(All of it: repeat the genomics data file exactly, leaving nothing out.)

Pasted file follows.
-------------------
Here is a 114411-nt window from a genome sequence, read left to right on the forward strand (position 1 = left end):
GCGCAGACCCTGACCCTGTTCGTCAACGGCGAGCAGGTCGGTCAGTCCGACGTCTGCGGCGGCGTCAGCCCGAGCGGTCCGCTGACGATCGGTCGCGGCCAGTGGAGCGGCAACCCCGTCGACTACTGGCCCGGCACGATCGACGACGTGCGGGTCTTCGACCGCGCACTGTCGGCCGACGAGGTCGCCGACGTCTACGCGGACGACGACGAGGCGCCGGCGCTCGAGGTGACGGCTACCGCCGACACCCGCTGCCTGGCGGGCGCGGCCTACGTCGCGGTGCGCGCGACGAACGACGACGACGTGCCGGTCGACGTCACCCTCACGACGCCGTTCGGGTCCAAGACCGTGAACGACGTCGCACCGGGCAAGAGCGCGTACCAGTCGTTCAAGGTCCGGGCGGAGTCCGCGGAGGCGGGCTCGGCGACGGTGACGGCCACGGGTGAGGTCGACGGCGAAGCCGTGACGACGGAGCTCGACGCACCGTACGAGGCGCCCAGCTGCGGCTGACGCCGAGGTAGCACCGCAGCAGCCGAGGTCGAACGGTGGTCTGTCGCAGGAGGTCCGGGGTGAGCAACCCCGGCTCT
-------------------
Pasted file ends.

Here is a 114411-nt window from a genome sequence, read left to right on the forward strand (position 1 = left end):
GCGCAGACCCTGACCCTGTTCGTCAACGGCGAGCAGGTCGGTCAGTCCGACGTCTGCGGCGGCGTCAGCCCGAGCGGTCCGCTGACGATCGGTCGCGGCCAGTGGAGCGGCAACCCCGTCGACTACTGGCCCGGCACGATCGACGACGTGCGGGTCTTCGACCGCGCACTGTCGGCCGACGAGGTCGCCGACGTCTACGCGGACGACGACGAGGCGCCGGCGCTCGAGGTGACGGCTACCGCCGACACCCGCTGCCTGGCGGGCGCGGCCTACGTCGCGGTGCGCGCGACGAACGACGACGACGTGCCGGTCGACGTCACCCTCACGACGCCGTTCGGGTCCAAGACCGTGAACGACGTCGCACCGGGCAAGAGCGCGTACCAGTCGTTCAAGGTCCGGGCGGAGTCCGCGGAGGCGGGCTCGGCGACGGTGACGGCCACGGGTGAGGTCGACGGCGAAGCCGTGACGACGGAGCTCGACGCACCGTACGAGGCGCCCAGCTGCGGCTGACGCCGAGGTAGCACCGCAGCAGCCGAGGTCGAACGGTGGTCTGTCGCAGGAGGTCCGGGGTGAGCAACCCCGGCTCT